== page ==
Why Hydrogen Boilers?

Most UK homes use natural gas for domestic activities such as cooking and heating, this makes it nearly impossible for the heating and hot water industries to reduce carbon. As most UK greenhouse gases are from our homes, it is a big obstacle for the UK to meet its climate change goals. Using Hydrogen gas in place of natural gas boilers may be the easiest way to reduce the high emissions from the nation.

Hydrogen used as fuel is highly compressed and condensed. Water is the only by-product of Hydrogen gas, this means that it is free from any source of carbon and can help reduce heating and hot water emissions from our homes.

Hydrogen Home. House with Hydrogen tanks outside.

How Do Hydrogen Boilers Work?

Theoretically the size of a Hydrogen boiler is so small that it can fix into the available space of any traditional boiler. This swerves any headaches caused for homeowners to have to locate extra space for a bigger unit.

In recent years the market leader in boilers, Worcester Bosch, have been doing their utmost to proactively support the implementation of Hydrogen into heating. Not just by simply promoting Hydrogen use but also by designing and building a boiler model which can operate totally on Hydrogen Gas.

Not only that but the company have put together a prototype which will run efficiently with natural gas. Due to this development it means that homes who have a "hydrogen-ready" boiler can migrate over to Hydrogen smoothly in future providing Hydrogen gas becomes a viable alternative to traditional gas boilers. Resulting in homes not having to deal with the inconvenience of reinstalling a whole new heating system.

Existing gas pipelines and fittings would be suitable for the switch to Hydrogen, and it is safe for household use. In addition to this, it is expected that most household appliances would remain usable even if the switch were made today. This gives Hydrogen an enormous advantage. When drastic energy policies are decided they usually cost a huge amount of money to put into practice. This will often prevent green energy polices from becoming a reality. Low up front costs for Hydrogen mean that a greener future is much more likely.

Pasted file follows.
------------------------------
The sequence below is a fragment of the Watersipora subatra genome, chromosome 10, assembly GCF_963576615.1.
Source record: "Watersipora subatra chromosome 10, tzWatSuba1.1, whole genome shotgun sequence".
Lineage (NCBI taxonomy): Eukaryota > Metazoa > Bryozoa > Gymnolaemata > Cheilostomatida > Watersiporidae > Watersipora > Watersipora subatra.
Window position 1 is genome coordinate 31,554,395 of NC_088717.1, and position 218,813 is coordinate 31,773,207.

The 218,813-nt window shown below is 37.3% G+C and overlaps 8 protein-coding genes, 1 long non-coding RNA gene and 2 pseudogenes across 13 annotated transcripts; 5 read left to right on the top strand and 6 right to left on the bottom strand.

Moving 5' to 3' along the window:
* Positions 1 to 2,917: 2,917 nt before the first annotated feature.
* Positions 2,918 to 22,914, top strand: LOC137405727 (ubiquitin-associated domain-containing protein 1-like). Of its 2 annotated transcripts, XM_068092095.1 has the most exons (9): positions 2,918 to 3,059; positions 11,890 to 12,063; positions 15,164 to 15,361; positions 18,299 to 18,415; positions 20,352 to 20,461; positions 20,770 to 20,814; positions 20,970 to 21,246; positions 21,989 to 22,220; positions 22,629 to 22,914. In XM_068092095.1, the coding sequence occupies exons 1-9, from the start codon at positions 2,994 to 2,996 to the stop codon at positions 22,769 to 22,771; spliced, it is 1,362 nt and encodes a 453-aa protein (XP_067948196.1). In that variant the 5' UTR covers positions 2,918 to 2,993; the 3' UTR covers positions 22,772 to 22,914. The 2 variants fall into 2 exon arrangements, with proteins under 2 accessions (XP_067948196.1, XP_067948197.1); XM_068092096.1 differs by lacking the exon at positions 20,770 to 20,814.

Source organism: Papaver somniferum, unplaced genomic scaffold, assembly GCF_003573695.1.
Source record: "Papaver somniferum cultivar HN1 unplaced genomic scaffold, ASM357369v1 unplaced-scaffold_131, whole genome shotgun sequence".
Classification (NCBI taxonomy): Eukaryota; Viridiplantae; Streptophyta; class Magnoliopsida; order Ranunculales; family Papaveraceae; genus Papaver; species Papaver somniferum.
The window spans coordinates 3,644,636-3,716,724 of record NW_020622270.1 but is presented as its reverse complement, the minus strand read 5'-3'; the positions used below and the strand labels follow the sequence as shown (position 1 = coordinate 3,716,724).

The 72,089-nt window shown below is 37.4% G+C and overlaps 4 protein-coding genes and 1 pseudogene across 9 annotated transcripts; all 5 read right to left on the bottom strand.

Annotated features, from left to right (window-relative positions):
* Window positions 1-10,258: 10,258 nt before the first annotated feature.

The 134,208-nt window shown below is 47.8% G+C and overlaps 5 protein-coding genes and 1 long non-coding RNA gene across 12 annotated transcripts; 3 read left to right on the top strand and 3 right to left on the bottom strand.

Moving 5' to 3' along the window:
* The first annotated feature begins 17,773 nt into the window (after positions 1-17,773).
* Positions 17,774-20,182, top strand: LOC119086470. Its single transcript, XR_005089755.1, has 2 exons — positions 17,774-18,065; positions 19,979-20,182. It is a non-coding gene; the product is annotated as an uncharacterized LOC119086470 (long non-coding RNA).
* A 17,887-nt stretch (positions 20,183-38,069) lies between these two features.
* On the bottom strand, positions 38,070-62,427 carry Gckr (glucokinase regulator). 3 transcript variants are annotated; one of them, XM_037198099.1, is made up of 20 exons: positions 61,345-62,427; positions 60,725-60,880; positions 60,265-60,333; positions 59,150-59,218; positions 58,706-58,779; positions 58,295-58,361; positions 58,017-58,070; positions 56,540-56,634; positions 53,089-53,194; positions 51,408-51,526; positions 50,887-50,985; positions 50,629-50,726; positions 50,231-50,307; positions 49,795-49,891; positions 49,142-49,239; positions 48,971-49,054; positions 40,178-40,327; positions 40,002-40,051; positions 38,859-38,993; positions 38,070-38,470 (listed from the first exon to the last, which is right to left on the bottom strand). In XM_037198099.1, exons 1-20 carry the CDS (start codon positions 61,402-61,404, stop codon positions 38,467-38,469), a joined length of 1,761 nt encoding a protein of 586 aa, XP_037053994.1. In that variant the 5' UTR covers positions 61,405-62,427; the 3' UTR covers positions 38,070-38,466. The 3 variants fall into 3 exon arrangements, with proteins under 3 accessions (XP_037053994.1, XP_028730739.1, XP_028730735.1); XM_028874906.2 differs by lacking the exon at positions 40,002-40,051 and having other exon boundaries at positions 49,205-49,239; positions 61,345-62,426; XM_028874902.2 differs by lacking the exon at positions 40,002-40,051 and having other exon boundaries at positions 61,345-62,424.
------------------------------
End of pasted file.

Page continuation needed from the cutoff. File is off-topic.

Can I buy a Hydrogen boiler now?

Not just yet. Manufactures are currently working on prototypes so that boilers soon will be classed as hydrogen-ready, meaning that they are designed to run on either fuel type and they can be switched without too much hassle. Baxi and Worcester Bosch are pushing for all newly installed boilers to be Hydrogen-ready from 2025. Then, should the switch to Hydrogen be made it can continue to operate on 100% Hydrogen after a short visit from a heating engineer.

“Converting hydrogen-ready boilers from natural gas to Hydrogen is designed to be simple. When Hydrogen is turned on, only two or three small component changes will be necessary to make it suitable for 100% Hydrogen.”  Martyn Bridges - Worcester Bosch

Why Do We Need An Alternative To Gas Central Heating?

Not only are fossil fuels running out, but the continued use of them is emitting greenhouse gases such as carbon into the atmosphere. These gases cannot escape our atmosphere, causing temperatures across the globe to rise which is changing our climate. It is different compared to other fuels which are considered primary energy sources, Hydrogen is used as a secondary energy source. This is because it does not occur in nature in its pure form; this must first be produced.

Pure Hydrogen as an energy source is:

- not explosive

- not self-igniting

- not subject to decay (such as acetylene)

- not oxidising

- not poisonous

- not corrosive

- not radioactive


As part of the worldwide climate emergency, the UK government is working towards reducing the country's carbon emissions. Specifically, the UK government has passed into law that, as a nation, our carbon emissions will be at net-zero by 2050.

Heating contributes to around a third of the UK's total carbon emissions. So, finding an alternative fuel and technology would reduce our carbon footprint significantly.